IRS Provides More Forms, Letters and Publications in Multilingual and Alternative Formats: Spanish Braille now Available



 

WASHINGTON — In an effort to provide American taxpayers with the service they deserve, the Internal Revenue Service announced today the latest expansion of its multilingual products, Braille, text, audio and large print products are now available in Spanish.

The agency’s Alternative Media Center (AMC) is converting IRS Form 1040, its main schedules and six publications in Spanish Braille and large print. This announcement highlights the agency’s commitment to make alternative format documents and multilingual resources available to those who need them.

The IRS also has a Languages webpage available in 20 languages to help taxpayers find basic tax information, such as how to check a refund status, pay taxes or file a federal tax return.

“It’s critical that the IRS provides information to people in multiple languages and formats to help them meet their tax responsibilities and receive important tax credits,” said IRS Commissioner Chuck Rettig. “This is another milestone in our ongoing efforts to expand our assistance to more people. I’m extremely proud of our employees’ significant efforts and strong desire to make a huge, positive difference in this area during the last several years, which has been assisted by our partners in the nation’s tax community. We are proud to continue focusing on this area.”

Additional IRS multilingual resources

Alternative media resources for blind, sight-impaired individuals

Taxpayers can download forms and instructions from the Accessible Forms and Publications page of IRS.gov or request copies by calling 800-TAX-FORM (800-829-3676).

Tax forms and publications are available in a variety of formats including:

  • Text-only,
  • Braille ready files,
  • Browser-friendly HTML,
  • Accessible PDF and
  • Large print.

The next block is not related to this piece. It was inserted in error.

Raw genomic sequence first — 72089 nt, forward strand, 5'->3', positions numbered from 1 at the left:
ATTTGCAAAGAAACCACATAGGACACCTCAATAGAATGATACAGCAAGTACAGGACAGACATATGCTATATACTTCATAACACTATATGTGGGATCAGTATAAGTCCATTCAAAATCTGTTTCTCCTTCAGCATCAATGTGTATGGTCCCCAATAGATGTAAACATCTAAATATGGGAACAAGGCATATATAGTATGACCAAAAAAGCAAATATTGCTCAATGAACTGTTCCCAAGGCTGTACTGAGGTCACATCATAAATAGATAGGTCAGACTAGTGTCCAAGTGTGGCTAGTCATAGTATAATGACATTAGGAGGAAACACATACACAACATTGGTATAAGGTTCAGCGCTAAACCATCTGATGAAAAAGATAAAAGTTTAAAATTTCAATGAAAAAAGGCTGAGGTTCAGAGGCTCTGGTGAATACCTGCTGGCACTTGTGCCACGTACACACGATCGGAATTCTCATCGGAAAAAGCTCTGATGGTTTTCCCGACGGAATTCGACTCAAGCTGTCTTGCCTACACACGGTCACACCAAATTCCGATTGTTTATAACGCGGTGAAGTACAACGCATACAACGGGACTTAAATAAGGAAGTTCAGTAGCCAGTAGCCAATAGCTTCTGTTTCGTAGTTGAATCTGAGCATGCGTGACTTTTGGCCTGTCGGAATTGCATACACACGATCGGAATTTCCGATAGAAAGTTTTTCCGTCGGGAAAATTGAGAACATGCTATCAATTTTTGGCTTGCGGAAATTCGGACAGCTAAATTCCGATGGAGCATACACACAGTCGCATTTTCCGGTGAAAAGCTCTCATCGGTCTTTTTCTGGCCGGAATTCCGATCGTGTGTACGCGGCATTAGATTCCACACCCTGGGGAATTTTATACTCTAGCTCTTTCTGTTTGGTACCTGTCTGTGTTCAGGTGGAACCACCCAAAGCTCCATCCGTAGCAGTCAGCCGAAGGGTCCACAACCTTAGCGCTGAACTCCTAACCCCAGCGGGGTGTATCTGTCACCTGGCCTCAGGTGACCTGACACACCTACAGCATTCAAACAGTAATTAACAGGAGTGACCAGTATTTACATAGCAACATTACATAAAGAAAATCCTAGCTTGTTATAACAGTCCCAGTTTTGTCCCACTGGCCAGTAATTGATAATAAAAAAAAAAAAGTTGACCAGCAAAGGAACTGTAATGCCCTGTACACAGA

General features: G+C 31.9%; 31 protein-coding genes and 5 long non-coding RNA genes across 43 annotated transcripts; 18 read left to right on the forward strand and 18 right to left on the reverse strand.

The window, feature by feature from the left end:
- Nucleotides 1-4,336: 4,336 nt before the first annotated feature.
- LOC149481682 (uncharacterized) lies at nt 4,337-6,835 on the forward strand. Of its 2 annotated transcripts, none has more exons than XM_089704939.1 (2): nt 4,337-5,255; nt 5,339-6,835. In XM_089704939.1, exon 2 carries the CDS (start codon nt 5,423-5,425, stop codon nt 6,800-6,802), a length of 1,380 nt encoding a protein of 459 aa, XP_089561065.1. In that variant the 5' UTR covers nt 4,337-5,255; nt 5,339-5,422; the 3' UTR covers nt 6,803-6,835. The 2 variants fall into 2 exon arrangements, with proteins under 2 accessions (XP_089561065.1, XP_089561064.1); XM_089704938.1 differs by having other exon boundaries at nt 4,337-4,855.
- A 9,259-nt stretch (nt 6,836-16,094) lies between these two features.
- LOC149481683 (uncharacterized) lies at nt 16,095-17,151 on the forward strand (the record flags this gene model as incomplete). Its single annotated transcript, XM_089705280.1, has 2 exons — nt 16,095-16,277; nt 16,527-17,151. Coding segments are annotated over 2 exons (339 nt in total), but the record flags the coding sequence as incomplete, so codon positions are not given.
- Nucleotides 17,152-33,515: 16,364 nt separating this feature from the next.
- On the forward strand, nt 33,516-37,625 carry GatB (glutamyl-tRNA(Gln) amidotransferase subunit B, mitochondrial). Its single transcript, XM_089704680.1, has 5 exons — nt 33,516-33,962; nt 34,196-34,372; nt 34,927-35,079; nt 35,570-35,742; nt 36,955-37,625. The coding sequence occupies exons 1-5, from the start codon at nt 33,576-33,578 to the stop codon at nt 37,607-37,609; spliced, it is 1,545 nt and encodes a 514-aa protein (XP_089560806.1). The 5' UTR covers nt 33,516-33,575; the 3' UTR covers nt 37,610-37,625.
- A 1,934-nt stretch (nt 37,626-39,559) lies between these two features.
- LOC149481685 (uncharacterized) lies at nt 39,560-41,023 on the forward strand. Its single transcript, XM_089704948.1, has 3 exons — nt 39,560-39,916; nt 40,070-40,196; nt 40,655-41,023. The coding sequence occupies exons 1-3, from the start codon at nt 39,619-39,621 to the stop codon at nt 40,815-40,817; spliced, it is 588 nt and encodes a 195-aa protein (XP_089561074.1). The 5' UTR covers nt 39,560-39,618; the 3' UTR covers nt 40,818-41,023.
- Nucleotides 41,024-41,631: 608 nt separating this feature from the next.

Latest enhancement to IRS accessibility services

Taxpayers can complete Form 9000, Alternative Media Preference PDF, to choose to receive their IRS notice or letter in Braille, large print, audio and electronic formats. Taxpayers can include the completed form with their tax return, mail it as a standalone form to the IRS or call 800-829-1040 to elect their preferred format. Form 9000 is also available in Spanish Braille and large print.

Taxpayers who have already received a notice or letter in print format and prefer Braille, large print, audio or text, and do not have an alternative media designation on file at the IRS can choose one of the options below to request their preference.

  • Fax their notice with a cover sheet to the AMC at 855-473-2006. The cover sheet should include their name, address, phone number and the desired format of the document.
  • Mail their notice or letter with a note stating their preferred format to:
    • IRS Alternative Media Center400 N. 8th St., Room G39
      Richmond, VA 23219
  • Call the IRS Accessibility Helpline at 833-690-0598 to get help with transcribing the information.

Visit the Information About the Alternative Media Center page of IRS.gov for details.

How to get answers about IRS accessibility services

If a taxpayer has questions about IRS accessibility services, they can contact the Accessibility Helpline at 833-690-0598. Help for multilingual taxpayers is also available on the helpline through the over-the-phone interpreter service. This helpline does not have access to taxpayers’ IRS accounts. Those needing help with tax law, refunds or other account-related issues, should visit the Let Us Help You page on IRS.gov.